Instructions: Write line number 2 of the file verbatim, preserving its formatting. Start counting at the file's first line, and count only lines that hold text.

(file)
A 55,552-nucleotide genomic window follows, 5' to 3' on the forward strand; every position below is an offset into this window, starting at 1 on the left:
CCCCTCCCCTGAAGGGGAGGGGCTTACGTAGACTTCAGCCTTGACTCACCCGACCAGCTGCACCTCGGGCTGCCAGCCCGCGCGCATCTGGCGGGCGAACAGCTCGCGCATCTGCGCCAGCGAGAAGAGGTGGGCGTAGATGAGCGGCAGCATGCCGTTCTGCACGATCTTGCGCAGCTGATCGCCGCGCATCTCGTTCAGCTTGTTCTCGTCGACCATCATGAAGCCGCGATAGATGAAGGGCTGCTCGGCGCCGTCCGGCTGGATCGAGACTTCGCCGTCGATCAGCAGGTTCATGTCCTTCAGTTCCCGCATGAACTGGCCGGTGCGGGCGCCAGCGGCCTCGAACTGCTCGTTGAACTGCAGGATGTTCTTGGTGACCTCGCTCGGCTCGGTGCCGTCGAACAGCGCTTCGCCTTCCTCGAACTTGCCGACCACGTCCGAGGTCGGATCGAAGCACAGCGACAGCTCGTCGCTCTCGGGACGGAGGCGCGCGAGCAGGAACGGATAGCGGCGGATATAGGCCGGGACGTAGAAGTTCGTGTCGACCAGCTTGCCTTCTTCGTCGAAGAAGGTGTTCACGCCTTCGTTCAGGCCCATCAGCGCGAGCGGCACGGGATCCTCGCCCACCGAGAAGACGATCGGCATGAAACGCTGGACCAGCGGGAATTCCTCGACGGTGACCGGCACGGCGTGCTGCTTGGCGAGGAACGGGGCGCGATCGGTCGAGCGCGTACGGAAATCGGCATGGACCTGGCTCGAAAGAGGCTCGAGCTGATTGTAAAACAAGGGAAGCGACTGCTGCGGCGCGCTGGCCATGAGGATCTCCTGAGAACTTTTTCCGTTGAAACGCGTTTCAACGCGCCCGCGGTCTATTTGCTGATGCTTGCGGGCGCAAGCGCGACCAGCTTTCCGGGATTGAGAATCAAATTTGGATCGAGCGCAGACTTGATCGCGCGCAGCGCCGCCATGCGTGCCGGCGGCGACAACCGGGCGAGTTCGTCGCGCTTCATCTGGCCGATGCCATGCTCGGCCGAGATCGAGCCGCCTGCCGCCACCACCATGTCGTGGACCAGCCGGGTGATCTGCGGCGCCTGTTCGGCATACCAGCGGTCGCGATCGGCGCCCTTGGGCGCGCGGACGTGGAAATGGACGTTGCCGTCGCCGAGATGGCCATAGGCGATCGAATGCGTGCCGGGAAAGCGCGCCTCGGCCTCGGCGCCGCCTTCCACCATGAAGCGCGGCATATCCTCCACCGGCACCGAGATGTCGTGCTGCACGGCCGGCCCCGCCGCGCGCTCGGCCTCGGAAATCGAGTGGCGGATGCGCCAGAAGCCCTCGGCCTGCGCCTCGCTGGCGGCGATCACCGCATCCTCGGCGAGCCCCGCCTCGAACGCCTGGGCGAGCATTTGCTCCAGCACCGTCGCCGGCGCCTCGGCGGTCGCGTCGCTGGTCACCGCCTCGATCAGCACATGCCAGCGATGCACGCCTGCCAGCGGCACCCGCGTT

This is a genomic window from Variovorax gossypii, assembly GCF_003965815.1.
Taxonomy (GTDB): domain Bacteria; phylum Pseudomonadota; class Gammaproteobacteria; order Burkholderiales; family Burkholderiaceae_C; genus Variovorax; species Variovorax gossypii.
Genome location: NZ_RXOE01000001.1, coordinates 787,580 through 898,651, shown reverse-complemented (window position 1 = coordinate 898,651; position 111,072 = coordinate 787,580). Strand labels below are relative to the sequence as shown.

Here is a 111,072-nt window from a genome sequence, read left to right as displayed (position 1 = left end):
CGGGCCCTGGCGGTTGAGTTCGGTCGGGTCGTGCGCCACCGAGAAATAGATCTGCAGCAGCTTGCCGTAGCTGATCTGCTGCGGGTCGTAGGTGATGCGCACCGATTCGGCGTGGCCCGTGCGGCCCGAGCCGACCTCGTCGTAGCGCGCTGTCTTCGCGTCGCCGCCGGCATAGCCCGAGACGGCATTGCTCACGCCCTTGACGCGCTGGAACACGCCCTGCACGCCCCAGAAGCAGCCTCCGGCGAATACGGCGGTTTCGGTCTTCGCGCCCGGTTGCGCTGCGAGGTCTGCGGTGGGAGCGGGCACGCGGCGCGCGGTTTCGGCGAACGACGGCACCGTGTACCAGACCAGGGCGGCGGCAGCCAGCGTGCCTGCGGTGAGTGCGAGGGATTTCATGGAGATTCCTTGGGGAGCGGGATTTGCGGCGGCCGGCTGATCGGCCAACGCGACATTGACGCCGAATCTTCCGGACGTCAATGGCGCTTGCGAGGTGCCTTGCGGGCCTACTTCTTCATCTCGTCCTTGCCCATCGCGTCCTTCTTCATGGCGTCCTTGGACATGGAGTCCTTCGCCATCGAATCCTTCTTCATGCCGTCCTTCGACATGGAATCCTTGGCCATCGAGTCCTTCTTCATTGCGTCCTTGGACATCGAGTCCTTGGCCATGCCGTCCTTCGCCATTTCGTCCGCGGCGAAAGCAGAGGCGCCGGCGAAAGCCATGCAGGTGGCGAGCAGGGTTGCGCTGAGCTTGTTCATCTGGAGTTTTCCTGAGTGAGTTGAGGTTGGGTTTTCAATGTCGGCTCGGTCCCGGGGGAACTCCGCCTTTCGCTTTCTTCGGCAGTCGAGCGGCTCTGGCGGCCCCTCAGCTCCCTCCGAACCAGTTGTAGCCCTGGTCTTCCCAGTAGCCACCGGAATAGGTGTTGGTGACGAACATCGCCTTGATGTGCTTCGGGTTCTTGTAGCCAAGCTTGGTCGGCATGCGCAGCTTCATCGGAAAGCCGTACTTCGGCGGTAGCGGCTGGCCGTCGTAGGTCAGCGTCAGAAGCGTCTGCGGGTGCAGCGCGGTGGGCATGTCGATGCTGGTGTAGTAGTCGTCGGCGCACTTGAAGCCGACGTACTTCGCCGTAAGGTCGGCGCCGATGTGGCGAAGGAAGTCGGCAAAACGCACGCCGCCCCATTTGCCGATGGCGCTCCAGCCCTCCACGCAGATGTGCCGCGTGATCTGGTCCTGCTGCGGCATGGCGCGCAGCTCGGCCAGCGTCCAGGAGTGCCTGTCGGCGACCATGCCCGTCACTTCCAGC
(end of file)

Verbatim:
CCCCTCCCCTGAAGGGGAGGGGCTTACGTAGACTTCAGCCTTGACTCACCCGACCAGCTGCACCTCGGGCTGCCAGCCCGCGCGCATCTGGCGGGCGAACAGCTCGCGCATCTGCGCCAGCGAGAAGAGGTGGGCGTAGATGAGCGGCAGCATGCCGTTCTGCACGATCTTGCGCAGCTGATCGCCGCGCATCTCGTTCAGCTTGTTCTCGTCGACCATCATGAAGCCGCGATAGATGAAGGGCTGCTCGGCGCCGTCCGGCTGGATCGAGACTTCGCCGTCGATCAGCAGGTTCATGTCCTTCAGTTCCCGCATGAACTGGCCGGTGCGGGCGCCAGCGGCCTCGAACTGCTCGTTGAACTGCAGGATGTTCTTGGTGACCTCGCTCGGCTCGGTGCCGTCGAACAGCGCTTCGCCTTCCTCGAACTTGCCGACCACGTCCGAGGTCGGATCGAAGCACAGCGACAGCTCGTCGCTCTCGGGACGGAGGCGCGCGAGCAGGAACGGATAGCGGCGGATATAGGCCGGGACGTAGAAGTTCGTGTCGACCAGCTTGCCTTCTTCGTCGAAGAAGGTGTTCACGCCTTCGTTCAGGCCCATCAGCGCGAGCGGCACGGGATCCTCGCCCACCGAGAAGACGATCGGCATGAAACGCTGGACCAGCGGGAATTCCTCGACGGTGACCGGCACGGCGTGCTGCTTGGCGAGGAACGGGGCGCGATCGGTCGAGCGCGTACGGAAATCGGCATGGACCTGGCTCGAAAGAGGCTCGAGCTGATTGTAAAACAAGGGAAGCGACTGCTGCGGCGCGCTGGCCATGAGGATCTCCTGAGAACTTTTTCCGTTGAAACGCGTTTCAACGCGCCCGCGGTCTATTTGCTGATGCTTGCGGGCGCAAGCGCGACCAGCTTTCCGGGATTGAGAATCAAATTTGGATCGAGCGCAGACTTGATCGCGCGCAGCGCCGCCATGCGTGCCGGCGGCGACAACCGGGCGAGTTCGTCGCGCTTCATCTGGCCGATGCCATGCTCGGCCGAGATCGAGCCGCCTGCCGCCACCACCATGTCGTGGACCAGCCGGGTGATCTGCGGCGCCTGTTCGGCATACCAGCGGTCGCGATCGGCGCCCTTGGGCGCGCGGACGTGGAAATGGACGTTGCCGTCGCCGAGATGGCCATAGGCGATCGAATGCGTGCCGGGAAAGCGCGCCTCGGCCTCGGCGCCGCCTTCCACCATGAAGCGCGGCATATCCTCCACCGGCACCGAGATGTCGTGCTGCACGGCCGGCCCCGCCGCGCGCTCGGCCTCGGAAATCGAGTGGCGGATGCGCCAGAAGCCCTCGGCCTGCGCCTCGCTGGCGGCGATCACCGCATCCTCGGCGAGCCCCGCCTCGAACGCCTGGGCGAGCATTTGCTCCAGCACCGTCGCCGGCGCCTCGGCGGTCGCGTCGCTGGTCACCGCCTCGATCAGCACATGCCAGCGATGCACGCCTGCCAGCGGCACCCGCGTT